Gift Ideas

Summer School

Every year for the past 5(ish) years early August has meant one thing: prepare for Summer School! This year is no different, and for the past couple of weeks I have been learning music and practising my conducting gestures ready for development with the Sing for Pleasure tutors as a choral conductor.

This year, as in previous years, I’ll be taking plenty of JeaniusBags stock with me to sell in the SfP shop, helping to raise funds to train more young choral conductors. With a little hiatus for… shhh… you know what… there has been an explosion in the popularity of choral singing in the UK (helped by the wonderful Gareth Malone and his TV programmes), and the health benefits of singing in groups – both mental and physical – is well documented.

If you’re local to Cambridge and you’d like to browse my bags (and other SfP merchandise!) and maybe stay for a concert, please get in touch. I’m always keen to repurpose previously loved jeans into beautiful bags – including music stand bags! – and I have a nice new line of tuning fork cases in cork and faux leather.

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cork, Uncategorized

Cork – a “vegan leather”

This post is borrowed (with permission) from Toni of The Little British Fabric Shop, and explains all about cork – the fabric that really does grow on trees!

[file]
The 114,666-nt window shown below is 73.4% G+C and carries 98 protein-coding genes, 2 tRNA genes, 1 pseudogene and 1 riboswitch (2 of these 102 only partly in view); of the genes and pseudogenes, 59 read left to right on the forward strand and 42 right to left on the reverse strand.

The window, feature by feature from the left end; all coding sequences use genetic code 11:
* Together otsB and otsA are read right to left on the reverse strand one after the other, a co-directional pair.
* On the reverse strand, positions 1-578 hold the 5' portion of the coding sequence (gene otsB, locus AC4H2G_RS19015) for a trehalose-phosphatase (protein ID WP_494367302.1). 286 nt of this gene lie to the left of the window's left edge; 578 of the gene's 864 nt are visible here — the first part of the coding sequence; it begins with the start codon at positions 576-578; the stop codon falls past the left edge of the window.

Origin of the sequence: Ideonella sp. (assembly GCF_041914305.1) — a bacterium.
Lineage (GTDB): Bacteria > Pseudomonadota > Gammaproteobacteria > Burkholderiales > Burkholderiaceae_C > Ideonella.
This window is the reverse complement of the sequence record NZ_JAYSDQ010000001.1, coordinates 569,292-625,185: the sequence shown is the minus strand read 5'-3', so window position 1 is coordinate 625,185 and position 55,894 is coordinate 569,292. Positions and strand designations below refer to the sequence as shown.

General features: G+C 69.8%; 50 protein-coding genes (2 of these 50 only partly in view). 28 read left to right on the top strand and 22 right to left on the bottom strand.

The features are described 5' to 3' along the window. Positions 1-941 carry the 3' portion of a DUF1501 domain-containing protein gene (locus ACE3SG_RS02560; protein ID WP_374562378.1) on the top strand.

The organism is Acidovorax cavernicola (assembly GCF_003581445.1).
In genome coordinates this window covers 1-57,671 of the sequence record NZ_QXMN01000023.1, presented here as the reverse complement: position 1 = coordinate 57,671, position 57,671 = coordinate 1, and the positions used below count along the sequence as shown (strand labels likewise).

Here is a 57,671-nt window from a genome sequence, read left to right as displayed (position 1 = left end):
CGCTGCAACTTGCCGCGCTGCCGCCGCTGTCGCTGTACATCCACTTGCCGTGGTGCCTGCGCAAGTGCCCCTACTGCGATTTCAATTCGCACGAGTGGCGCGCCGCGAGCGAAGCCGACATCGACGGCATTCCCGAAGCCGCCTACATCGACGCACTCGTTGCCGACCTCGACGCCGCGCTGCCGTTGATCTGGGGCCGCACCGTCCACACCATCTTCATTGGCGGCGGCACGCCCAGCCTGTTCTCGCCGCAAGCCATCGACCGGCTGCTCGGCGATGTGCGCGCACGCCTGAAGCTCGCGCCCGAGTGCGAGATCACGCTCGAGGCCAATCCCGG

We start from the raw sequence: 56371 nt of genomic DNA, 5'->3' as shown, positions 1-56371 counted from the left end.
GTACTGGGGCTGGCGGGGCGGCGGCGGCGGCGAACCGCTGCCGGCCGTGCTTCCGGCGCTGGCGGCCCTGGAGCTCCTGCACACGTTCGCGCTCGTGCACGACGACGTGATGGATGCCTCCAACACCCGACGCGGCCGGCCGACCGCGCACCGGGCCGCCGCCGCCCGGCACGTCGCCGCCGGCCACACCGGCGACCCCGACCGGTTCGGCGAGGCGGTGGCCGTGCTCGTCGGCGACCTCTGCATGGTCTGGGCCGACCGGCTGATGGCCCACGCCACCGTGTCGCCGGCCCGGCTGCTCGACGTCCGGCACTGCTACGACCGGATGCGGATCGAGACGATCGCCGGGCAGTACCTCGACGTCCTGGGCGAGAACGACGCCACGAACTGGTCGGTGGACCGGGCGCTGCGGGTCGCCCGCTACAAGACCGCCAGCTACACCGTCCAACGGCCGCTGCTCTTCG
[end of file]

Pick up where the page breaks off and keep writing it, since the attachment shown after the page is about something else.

Hi, my name is Toni and I live in Wiltshire in England.  I am the owner of The Little British Fabric Shop where I sell quilting cottons and cork fabric through my websiteand in my spare time I love to make bags and purses (amongst other things!) which I sell through Facebook or at local craft fairs. You can also follow me on Instagram (and very occasionally twitter) @tlbfs

What is cork fabric?

Cork fabric, also known as cork leather or vegan leather, is produced from thin cork shavings which are obtained directly from the bark of the cork oak tree. The cork shavings are backed typically with a combination of cotton, polyester and polyurethane and is very soft to the touch and very flexible.

When the bark of the cork oak tree is removed a new layer of cork re-grows, making it a renewable resource. When harvested at regular intervals the trees can thrive for centuries.  This is what makes the cork oak unique as it is the only tree that survives even after its bark had been stripped from it.  The bark can develop considerable thickness and can be harvested every 7 to ten years.

So it’s renewable which means it’s sustainable, and there are no harmful chemicals involved in the production of cork fabric which means it is also environmentally and eco-friendly.

But that’s not all!  Cork fabric is hypoallergenic because it doesn’t absorb dust, so it helps to protect against allergies and does not pose a risk to asthma sufferers. It is anti-fungal which means it will not go mouldy when it gets damp. It is waterproof, stain resistant and easily cleaned. And it is as durable as leather, yet as versatile as fabric which I think is what makes it such a popular choice for makers of bags and apparel. Finally, it is seen as an animal friendly alternative to leather and so is very popular as a vegan leather substitute – you will find that most manufacturers of cork and cork apparel will carry the ‘PETA Approved’ logo (People for the Ethical Treatment of Animals).

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